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From the BSA supplimental training on Bullying:


What is bullying?

Bullying is any behavior that is deliberate, hurtful, repeated over time. It is usually characterized by a relationship involving an imbalance of power, such as size or popularity.

Bullying can be physical, verbal, emotional, social, behavioral, or any combination.

Bullying can take place just about anywhere: on the bus, at school, at soccer practice, even online via the Internet.


What are some examples of bullying?


Bullying may take the form of hitting or kicking; stealing or damaging things that belong to the victim; displaying menacing gestures or facial expressions; repeated name-calling, teasing, taunting, spreading damaging rumors, coercion, or forced action; intentional exclusion from the group; and cyberbullying (a topic we will discuss in more detail later).




So I would ask, does the example of FORCING a Scout to sing meet the definition above? If so, you are probably in violation of BSA policies, if not, then no.


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What is more important here, the correct use of the word Hazing or an attitude of how scouts and scouters are to be treated?   Yah, both!   Accusin' a scout or scouter of hazing or abuse or bul

Tell me, is accusing a fellow scouter of a felony because you're mad at him helpful, friendly, courteous or kind?   Is accusin' a patrol leader of violating BSA youth protection rules because he ha

I always keep score in games. It's part of making the game interesting.




Beavah: Your asserting red herring arguments raising slander and examples of swimming limits. It just muddies the debate water.


"Personally, I hope in scoutin' we're helping to raise kids who aren't so fragile that, right or wrong, singing a song affects their self-respect in any way at all."


That's the same argument used to defend spanking kids. So your okay with using some quantity of humiliation to toughen kids. I'm not. I expect better of the scouts and the adults. I hope we raise kids that are not fragile by teaching them how to stand up to bullies whether another kid or their youth or adult leader.




Tampa Turtle wrote: "I view scouting as a bit of introduction into the male world which can be a bit rough and alpha-dog like."


Your right. I hope I'm teaching my sons and my scouts techniques and tools to stand up to that world. To deal with rough situations and those who have to put the little guy down. And to not do it later when they have authority. I like that scouting teaches scouts to stand up to bullies.


Thresholds? Everything in life is about thresholds. A beer a day is okay. Twenty beers a day is alcoholism. Dinner is okay. Five dinners is obesity. Because it's a threshold we need to think about where it is. Singing a song around the camp fire with your friends is fun. Singing a song as punishment in front of a group is not. Playing a game by agreed rules is fun. Games based on a lie are usually only fun for those in on the joke.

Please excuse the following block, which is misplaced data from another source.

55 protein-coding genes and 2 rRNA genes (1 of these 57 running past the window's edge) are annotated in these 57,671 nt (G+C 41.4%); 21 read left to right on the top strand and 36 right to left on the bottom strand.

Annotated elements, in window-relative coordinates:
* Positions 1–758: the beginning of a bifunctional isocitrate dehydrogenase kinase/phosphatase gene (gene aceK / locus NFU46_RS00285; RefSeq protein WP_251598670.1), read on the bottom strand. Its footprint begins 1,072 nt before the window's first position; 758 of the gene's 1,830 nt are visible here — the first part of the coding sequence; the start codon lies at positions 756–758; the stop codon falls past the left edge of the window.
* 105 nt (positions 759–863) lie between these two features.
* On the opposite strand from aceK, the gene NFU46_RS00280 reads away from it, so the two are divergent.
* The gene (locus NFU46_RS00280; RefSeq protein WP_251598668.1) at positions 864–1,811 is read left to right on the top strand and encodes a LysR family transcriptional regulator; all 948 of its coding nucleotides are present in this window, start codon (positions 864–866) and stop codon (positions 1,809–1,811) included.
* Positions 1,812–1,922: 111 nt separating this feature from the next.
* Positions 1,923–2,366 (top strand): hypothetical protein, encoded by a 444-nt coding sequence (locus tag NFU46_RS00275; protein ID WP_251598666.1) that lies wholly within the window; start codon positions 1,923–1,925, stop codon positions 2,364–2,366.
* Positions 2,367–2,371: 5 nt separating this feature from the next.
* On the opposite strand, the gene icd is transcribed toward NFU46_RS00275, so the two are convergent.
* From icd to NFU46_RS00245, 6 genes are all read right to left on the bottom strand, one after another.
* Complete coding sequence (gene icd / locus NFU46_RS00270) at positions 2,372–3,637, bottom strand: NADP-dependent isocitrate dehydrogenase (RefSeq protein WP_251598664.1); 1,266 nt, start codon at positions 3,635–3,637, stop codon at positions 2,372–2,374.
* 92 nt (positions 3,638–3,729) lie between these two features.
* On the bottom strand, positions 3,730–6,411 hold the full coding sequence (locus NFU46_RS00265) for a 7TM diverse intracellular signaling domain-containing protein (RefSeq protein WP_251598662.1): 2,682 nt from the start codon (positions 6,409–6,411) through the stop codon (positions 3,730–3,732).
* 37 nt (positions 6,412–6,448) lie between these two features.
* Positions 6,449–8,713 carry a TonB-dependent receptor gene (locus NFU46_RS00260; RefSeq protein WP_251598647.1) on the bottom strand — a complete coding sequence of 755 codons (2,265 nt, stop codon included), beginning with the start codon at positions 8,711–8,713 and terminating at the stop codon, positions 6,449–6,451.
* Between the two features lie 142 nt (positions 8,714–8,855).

SM and ASPLs having jokes played on them in skits? Guess what? They are in on the joke and having fun. Try doing a similar joke where they are not in on the joke. Say during a court of honor, announcements or traveling to and from camp. I bet there's a very different result.




Perhaps it's just time to agree to disagree. We expect different things from scouts and scouting. The sad thing to me is that scouts could easily transition from your troop to ours, but I would not trust mine in yours. That's why I am very gun shy about jamborees and other activities. Scouts need to be prepared for such treatment.




And yes, I absolutely think leaders who push techniques like this are teaching kids to be bullies.



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I'd say hazing would indeed nave to be judged based on the individual circumstances of eeach incidenty, who is involved on both sides, why and the expected outcome.


As APO defines it above, then just simply asking scouts to recite the pledge of allegience, say the scout oth, holding pack or troop meetings or holding an EBOR would be considered hazing.


Having a scout earn rank as described by the boy scout handbook would be hazing, and almost anything my son does at school would be hazing.


If the teacher asks my son to step up to the...well, we used to csall the blackboards...dry erase wall sector - and figure out a math problem, write a sentance fragment or even draw a diagram for science - and my son is embarrrassed and stressed by it....that teach is hazing my son.


If I ask the scouts and all audience present at a pack meeting to syand up for a audience participation song...I guess I am hazing too.


Hell, If I call a cub scout to stand up for any awards earned, and he's shy or embarassed to stend in front of everybody...that would be hazing .




Hopefully, good common sense will prevail and people will understand waht is real hazing and what is just being alive and breathing.


But a standard set definition will get you in trouble where ther shouldn't be trouble and could cause hurt feelings when there wasn't any to begin with.



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Scoutfish: I think we are all saying it's not hazing and it's not illegal either.


Your examples though are not directly parallel. There are reasons to defend each situation you list because of some direct redeeming value in each.





But, let's be clear. While there are individual circumstances and different situations types to evaluate what is abuse, there is a truth.


Why is the scout asked to sing a song? Because he left his dishes.


How does the song relate to the dishes? It doesn't. The dishes are not cleaned or moved (physically or emotionally) by the song.


How does the song get involved? It encourages the scout to pay more attention and to get his work done.